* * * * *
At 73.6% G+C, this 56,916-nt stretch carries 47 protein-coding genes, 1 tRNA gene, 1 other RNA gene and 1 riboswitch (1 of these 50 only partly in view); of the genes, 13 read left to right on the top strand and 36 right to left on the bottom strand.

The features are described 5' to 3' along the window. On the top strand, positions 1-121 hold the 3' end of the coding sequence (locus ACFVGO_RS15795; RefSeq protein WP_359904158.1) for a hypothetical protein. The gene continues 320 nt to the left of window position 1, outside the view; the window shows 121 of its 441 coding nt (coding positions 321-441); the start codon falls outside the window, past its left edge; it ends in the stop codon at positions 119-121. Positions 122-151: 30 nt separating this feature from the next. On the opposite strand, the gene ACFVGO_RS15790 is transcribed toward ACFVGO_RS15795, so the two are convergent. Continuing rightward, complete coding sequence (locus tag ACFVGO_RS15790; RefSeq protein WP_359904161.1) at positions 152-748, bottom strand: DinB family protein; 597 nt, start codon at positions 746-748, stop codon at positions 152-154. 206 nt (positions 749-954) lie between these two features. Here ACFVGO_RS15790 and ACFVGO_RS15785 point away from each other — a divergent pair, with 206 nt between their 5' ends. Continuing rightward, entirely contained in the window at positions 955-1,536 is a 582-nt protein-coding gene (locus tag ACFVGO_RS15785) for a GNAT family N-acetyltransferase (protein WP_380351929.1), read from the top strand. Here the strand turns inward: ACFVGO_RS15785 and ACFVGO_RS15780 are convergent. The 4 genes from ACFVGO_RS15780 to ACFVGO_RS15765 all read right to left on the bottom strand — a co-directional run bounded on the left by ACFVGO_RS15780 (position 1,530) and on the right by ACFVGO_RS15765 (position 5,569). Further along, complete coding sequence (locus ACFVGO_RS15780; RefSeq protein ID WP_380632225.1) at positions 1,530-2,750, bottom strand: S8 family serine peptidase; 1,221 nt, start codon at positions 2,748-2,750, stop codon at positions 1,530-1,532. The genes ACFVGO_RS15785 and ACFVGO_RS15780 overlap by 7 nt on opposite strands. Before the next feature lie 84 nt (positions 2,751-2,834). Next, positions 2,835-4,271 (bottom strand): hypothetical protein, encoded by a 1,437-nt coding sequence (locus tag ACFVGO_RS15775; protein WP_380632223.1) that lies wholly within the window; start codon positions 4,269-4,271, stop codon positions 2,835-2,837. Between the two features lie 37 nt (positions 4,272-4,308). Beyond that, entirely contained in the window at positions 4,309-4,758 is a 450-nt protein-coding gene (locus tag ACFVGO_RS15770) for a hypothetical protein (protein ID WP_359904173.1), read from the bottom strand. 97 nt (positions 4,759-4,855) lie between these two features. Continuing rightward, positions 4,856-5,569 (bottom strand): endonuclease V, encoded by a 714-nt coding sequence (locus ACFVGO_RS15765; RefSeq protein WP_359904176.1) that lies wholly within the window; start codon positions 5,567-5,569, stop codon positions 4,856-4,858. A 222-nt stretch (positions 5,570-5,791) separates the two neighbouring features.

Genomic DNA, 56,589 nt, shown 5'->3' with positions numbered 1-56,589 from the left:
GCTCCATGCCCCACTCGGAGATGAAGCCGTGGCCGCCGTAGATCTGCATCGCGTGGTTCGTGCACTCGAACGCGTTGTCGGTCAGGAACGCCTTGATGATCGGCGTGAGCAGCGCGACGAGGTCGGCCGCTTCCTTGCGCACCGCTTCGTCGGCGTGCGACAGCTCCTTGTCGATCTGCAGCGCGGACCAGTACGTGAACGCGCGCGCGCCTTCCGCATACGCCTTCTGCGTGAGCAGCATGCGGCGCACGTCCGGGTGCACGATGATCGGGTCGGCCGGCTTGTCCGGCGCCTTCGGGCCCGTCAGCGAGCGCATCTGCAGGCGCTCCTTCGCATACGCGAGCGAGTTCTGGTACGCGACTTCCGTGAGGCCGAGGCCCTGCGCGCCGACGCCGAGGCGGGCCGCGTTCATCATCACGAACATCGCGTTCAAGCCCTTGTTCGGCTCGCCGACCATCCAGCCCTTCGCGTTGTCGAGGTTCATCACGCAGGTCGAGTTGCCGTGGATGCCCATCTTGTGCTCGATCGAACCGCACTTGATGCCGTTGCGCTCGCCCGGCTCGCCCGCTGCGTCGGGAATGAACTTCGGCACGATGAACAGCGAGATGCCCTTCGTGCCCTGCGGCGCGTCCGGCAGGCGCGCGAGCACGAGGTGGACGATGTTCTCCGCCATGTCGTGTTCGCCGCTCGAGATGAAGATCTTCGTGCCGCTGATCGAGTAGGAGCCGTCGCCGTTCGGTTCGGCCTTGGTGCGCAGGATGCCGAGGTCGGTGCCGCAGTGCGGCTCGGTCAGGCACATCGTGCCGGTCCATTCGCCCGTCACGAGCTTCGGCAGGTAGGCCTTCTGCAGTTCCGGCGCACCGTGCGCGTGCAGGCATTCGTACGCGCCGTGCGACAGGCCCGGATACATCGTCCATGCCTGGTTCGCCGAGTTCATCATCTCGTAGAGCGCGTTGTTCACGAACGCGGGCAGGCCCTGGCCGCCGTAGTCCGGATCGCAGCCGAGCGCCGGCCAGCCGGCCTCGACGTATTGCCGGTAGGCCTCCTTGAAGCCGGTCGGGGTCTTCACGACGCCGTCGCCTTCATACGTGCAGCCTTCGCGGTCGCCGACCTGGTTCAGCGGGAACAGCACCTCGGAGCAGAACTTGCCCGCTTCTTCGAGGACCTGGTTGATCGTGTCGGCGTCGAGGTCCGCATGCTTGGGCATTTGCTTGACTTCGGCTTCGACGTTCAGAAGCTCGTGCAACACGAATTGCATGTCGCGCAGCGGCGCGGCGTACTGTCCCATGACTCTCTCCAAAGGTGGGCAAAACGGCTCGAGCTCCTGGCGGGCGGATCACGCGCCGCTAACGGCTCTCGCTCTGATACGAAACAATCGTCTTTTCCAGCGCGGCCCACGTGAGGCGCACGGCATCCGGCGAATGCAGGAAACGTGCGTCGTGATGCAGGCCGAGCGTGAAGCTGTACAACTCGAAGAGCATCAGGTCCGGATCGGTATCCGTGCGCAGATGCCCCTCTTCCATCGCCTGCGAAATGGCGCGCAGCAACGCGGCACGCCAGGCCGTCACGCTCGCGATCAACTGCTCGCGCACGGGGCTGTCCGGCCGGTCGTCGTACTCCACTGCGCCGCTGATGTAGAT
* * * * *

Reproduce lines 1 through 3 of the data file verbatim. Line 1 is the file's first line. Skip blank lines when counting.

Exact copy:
At 73.6% G+C, this 56,916-nt stretch carries 47 protein-coding genes, 1 tRNA gene, 1 other RNA gene and 1 riboswitch (1 of these 50 only partly in view); of the genes, 13 read left to right on the top strand and 36 right to left on the bottom strand.

The features are described 5' to 3' along the window. On the top strand, positions 1-121 hold the 3' end of the coding sequence (locus ACFVGO_RS15795; RefSeq protein WP_359904158.1) for a hypothetical protein. The gene continues 320 nt to the left of window position 1, outside the view; the window shows 121 of its 441 coding nt (coding positions 321-441); the start codon falls outside the window, past its left edge; it ends in the stop codon at positions 119-121. Positions 122-151: 30 nt separating this feature from the next. On the opposite strand, the gene ACFVGO_RS15790 is transcribed toward ACFVGO_RS15795, so the two are convergent. Continuing rightward, complete coding sequence (locus tag ACFVGO_RS15790; RefSeq protein WP_359904161.1) at positions 152-748, bottom strand: DinB family protein; 597 nt, start codon at positions 746-748, stop codon at positions 152-154. 206 nt (positions 749-954) lie between these two features. Here ACFVGO_RS15790 and ACFVGO_RS15785 point away from each other — a divergent pair, with 206 nt between their 5' ends. Continuing rightward, entirely contained in the window at positions 955-1,536 is a 582-nt protein-coding gene (locus tag ACFVGO_RS15785) for a GNAT family N-acetyltransferase (protein WP_380351929.1), read from the top strand. Here the strand turns inward: ACFVGO_RS15785 and ACFVGO_RS15780 are convergent. The 4 genes from ACFVGO_RS15780 to ACFVGO_RS15765 all read right to left on the bottom strand — a co-directional run bounded on the left by ACFVGO_RS15780 (position 1,530) and on the right by ACFVGO_RS15765 (position 5,569). Further along, complete coding sequence (locus ACFVGO_RS15780; RefSeq protein ID WP_380632225.1) at positions 1,530-2,750, bottom strand: S8 family serine peptidase; 1,221 nt, start codon at positions 2,748-2,750, stop codon at positions 1,530-1,532. The genes ACFVGO_RS15785 and ACFVGO_RS15780 overlap by 7 nt on opposite strands. Before the next feature lie 84 nt (positions 2,751-2,834). Next, positions 2,835-4,271 (bottom strand): hypothetical protein, encoded by a 1,437-nt coding sequence (locus tag ACFVGO_RS15775; protein WP_380632223.1) that lies wholly within the window; start codon positions 4,269-4,271, stop codon positions 2,835-2,837. Between the two features lie 37 nt (positions 4,272-4,308). Beyond that, entirely contained in the window at positions 4,309-4,758 is a 450-nt protein-coding gene (locus tag ACFVGO_RS15770) for a hypothetical protein (protein ID WP_359904173.1), read from the bottom strand. 97 nt (positions 4,759-4,855) lie between these two features. Continuing rightward, positions 4,856-5,569 (bottom strand): endonuclease V, encoded by a 714-nt coding sequence (locus ACFVGO_RS15765; RefSeq protein WP_359904176.1) that lies wholly within the window; start codon positions 5,567-5,569, stop codon positions 4,856-4,858. A 222-nt stretch (positions 5,570-5,791) separates the two neighbouring features.

Genomic DNA, 56,589 nt, shown 5'->3' with positions numbered 1-56,589 from the left: